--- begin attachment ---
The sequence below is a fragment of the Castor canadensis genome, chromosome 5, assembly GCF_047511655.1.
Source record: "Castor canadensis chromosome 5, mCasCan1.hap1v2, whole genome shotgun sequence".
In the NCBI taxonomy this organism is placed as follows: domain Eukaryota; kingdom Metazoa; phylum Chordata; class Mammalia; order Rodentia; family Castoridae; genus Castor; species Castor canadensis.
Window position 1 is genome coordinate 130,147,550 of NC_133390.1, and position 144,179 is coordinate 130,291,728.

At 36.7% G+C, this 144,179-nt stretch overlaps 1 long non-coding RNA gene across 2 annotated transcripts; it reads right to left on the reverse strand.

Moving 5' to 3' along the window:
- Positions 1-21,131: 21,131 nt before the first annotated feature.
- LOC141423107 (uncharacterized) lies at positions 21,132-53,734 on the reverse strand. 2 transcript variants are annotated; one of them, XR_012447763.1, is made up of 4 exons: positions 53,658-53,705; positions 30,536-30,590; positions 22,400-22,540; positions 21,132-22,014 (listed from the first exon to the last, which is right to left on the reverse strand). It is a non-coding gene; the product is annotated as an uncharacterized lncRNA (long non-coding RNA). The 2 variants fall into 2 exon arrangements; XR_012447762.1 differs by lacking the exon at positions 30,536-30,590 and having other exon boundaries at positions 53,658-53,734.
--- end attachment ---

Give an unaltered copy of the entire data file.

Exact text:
The sequence below is a fragment of the Castor canadensis genome, chromosome 5, assembly GCF_047511655.1.
Source record: "Castor canadensis chromosome 5, mCasCan1.hap1v2, whole genome shotgun sequence".
In the NCBI taxonomy this organism is placed as follows: domain Eukaryota; kingdom Metazoa; phylum Chordata; class Mammalia; order Rodentia; family Castoridae; genus Castor; species Castor canadensis.
Window position 1 is genome coordinate 130,147,550 of NC_133390.1, and position 144,179 is coordinate 130,291,728.

At 36.7% G+C, this 144,179-nt stretch overlaps 1 long non-coding RNA gene across 2 annotated transcripts; it reads right to left on the reverse strand.

Moving 5' to 3' along the window:
- Positions 1-21,131: 21,131 nt before the first annotated feature.
- LOC141423107 (uncharacterized) lies at positions 21,132-53,734 on the reverse strand. 2 transcript variants are annotated; one of them, XR_012447763.1, is made up of 4 exons: positions 53,658-53,705; positions 30,536-30,590; positions 22,400-22,540; positions 21,132-22,014 (listed from the first exon to the last, which is right to left on the reverse strand). It is a non-coding gene; the product is annotated as an uncharacterized lncRNA (long non-coding RNA). The 2 variants fall into 2 exon arrangements; XR_012447762.1 differs by lacking the exon at positions 30,536-30,590 and having other exon boundaries at positions 53,658-53,734.